Inspire! Topic: Gender Roles

March 17, 2018
Out of the Box

Last month we Celebrated ALL Love and in the process began a conversation about gender that we are continuing today. I am heterosexual and cis-gendered, meaning that I identify with the gender that my physical body presents. I am a woman. And that had implications for my life even before I was even born.

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Because what is the number one piece of information we want to know when someone is pregnant?
Is it a boy or is it a girl? 

That teeny tiny piece of information unlocks the entire future.

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Because Boy or Girl goes way beyond what color I am going to paint the nursery. It also tells me what clothes I am going to dress my child in, what toys I am going to buy for them, and how I am going to refer to them. It gives me a good idea of what kinds of activities they will be involved in, what kind of career they might follow, what life transitions they will face.

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Perhaps most importantly, it tells me how I will relate to my child. What kind of relationship I can expect over the years and what role will I play in their life in the years to come. The sex of my child ultimately becomes something very personal about me – because my role is different if I am the mother or father of a boy than if I am the mother or father of a girl. Often those expectations play out as expected. But not always. And not without creating artificial boxes around what is considered “normal” behavior.

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As a woman, I am expected to fulfill the nurturing role of a mom and wife and I do that pretty well. But I am also highly driven and competitive. I am happiest when I am in control and making the decisions. And those aren’t necessarily thought of as feminine traits.

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My partner Leif, a man, is also the caregiver for his 19 year old niece. When she was born with Down Syndrome her own father went away, and Leif stepped in. He has provided the kind of nurturing care, love and support that we often attribute to women.

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Understanding that we all have both feminine and masculine energy allows us to escape the man box and the woman box. The man box defines men as domineering, aggressive, competitive, achievement oriented, and controlling. The woman box defines women as nurturing, supportive, passive, sacrificial, giving, and vulnerable.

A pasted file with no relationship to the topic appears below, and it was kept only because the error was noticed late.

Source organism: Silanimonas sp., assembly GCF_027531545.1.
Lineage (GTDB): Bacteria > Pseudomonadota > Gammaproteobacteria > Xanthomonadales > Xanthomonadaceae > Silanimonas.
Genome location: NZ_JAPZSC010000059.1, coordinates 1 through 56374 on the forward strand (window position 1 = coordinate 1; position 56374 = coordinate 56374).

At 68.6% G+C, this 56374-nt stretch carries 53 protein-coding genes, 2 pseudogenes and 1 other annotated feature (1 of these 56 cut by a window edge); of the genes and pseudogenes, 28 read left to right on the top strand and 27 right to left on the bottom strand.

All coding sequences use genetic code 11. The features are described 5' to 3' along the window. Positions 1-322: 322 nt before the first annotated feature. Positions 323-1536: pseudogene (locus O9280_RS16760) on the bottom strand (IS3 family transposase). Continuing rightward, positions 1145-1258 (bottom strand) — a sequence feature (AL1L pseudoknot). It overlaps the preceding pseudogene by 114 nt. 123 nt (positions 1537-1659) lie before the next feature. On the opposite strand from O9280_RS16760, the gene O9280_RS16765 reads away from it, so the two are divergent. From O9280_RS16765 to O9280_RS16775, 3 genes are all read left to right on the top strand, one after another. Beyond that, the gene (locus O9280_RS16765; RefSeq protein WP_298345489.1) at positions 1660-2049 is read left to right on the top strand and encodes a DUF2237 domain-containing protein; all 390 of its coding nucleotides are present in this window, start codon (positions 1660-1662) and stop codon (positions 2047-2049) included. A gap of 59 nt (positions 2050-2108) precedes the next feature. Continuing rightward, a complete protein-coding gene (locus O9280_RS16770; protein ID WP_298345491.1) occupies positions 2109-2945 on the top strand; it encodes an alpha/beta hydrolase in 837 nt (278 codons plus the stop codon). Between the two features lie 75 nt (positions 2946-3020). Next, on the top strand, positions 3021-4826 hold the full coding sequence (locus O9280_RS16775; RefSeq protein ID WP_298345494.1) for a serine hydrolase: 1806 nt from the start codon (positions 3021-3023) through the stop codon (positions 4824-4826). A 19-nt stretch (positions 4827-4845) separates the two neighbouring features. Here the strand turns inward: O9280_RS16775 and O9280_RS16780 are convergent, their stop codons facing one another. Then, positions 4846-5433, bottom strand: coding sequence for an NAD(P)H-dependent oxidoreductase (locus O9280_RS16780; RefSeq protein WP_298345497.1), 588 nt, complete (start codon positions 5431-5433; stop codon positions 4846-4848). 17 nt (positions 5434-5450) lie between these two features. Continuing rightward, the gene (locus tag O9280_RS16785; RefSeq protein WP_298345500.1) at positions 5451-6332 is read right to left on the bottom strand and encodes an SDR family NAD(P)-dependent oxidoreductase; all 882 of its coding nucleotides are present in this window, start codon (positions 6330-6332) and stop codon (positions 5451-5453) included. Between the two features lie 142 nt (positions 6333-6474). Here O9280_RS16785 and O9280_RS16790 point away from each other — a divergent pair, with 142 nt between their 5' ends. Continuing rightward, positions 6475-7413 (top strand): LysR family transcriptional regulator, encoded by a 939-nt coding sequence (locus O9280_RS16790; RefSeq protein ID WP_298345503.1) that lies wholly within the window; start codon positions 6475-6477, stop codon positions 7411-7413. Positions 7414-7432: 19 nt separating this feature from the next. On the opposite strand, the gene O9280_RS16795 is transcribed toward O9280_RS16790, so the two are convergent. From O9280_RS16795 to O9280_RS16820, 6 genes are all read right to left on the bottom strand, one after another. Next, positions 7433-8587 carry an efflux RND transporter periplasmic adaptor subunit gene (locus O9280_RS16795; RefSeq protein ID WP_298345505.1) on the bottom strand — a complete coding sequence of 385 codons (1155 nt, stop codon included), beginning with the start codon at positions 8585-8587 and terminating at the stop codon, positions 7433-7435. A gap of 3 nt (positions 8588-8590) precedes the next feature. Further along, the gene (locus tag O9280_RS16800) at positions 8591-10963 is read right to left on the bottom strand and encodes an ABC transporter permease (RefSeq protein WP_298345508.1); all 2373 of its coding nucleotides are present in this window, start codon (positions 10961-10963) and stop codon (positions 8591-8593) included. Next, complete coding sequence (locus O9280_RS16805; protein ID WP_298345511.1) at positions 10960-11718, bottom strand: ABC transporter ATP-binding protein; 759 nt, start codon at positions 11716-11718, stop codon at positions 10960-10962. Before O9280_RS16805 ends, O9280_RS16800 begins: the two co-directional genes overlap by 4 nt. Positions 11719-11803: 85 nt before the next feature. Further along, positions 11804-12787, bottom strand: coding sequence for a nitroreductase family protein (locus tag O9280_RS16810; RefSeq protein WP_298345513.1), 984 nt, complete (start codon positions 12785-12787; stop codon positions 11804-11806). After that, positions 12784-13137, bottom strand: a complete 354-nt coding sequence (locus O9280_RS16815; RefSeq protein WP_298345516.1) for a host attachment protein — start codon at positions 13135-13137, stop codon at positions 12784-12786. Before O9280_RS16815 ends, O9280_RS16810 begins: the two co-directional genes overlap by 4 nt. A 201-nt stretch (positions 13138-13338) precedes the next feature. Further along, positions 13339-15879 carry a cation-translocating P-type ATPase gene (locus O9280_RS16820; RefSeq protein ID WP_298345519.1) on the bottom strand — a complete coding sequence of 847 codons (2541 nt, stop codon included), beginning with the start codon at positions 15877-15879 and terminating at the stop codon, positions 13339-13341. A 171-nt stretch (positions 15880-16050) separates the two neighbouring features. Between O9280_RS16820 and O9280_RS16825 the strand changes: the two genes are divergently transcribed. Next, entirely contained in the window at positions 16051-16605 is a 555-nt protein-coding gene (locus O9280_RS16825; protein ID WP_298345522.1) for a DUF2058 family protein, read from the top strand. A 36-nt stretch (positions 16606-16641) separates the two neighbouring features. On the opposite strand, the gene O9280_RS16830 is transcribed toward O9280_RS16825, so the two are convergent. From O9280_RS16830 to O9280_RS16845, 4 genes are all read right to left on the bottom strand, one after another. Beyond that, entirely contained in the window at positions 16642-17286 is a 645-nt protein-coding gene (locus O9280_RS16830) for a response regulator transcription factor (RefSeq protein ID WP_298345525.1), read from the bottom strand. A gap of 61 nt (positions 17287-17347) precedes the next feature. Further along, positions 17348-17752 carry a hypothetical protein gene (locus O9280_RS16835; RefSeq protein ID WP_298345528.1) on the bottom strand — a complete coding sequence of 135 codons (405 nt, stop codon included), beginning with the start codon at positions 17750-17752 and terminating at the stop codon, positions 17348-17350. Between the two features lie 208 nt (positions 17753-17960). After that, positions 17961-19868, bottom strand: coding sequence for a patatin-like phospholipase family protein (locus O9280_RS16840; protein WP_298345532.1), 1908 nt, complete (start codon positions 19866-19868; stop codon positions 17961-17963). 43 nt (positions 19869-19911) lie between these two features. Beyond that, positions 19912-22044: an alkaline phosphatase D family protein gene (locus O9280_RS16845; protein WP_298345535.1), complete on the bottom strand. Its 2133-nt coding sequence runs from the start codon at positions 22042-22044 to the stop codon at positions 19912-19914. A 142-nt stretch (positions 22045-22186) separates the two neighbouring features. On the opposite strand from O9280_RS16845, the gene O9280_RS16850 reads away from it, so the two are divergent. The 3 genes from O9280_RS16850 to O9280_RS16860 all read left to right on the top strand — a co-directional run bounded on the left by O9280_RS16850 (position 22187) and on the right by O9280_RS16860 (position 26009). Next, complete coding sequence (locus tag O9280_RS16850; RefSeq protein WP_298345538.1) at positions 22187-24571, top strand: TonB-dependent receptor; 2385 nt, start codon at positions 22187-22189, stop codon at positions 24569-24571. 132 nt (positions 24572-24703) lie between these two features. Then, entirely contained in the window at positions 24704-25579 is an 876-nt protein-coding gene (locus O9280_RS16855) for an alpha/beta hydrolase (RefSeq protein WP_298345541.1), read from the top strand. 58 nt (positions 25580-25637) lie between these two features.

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Unfortunately, our society incorrectly dictates that if we move out of the appropriate man or woman box, we will be negatively labeled. For instance, men who move out of the man box risk being labeled from the woman box or the gay box. They risk being seen as weak and ineffective, of being called a “pussy.” Women risk being seen as threatening and unattractive, of being told they have “balls.” The truth is, each one of us can express both attributes of masculine and feminine in different aspects of our lives and that’s a good thing.

When we claim our whole identity and give others permission to be the whole human beings they are, we can celebrate all of our strengths and recognize that the traits we exhibit are present in both men and women alike. Escaping the man box and the woman box offers us liberation from that which oppresses, binds, and enslaves. It allows us to become more vulnerable with each other and more open to accepting people as they are.

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It’s also important to realize that we are not frozen or static in our energy field. We can and do move back and forth between masculine and feminine energy as we are comfortable and as the situation requires.

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Today, we get to further explore the fluid nature of gender. To look beyond the boxes of society to claim our whole selves. Our panelists today are a diverse group – breaking gender barriers – some in terms of what they do and others in terms of who they are. We are all fortunate that they have joined us. For our reflective exercise today, I’d like to ask you to come up and write a word in either the man box or the woman box. A word or a phrase that relates to an expectation about being a man or being a woman. You don’t have to believe it yourself, but it should be something meaningful to you – either because you were told it, believed it, or set out from the start to disprove it. (We wrote words or phrases that have to do with expectations about what it means to be a man and a woman in our culture.)

Special Thanks to all of our Panelists!

Special Thanks to all of our Panelists!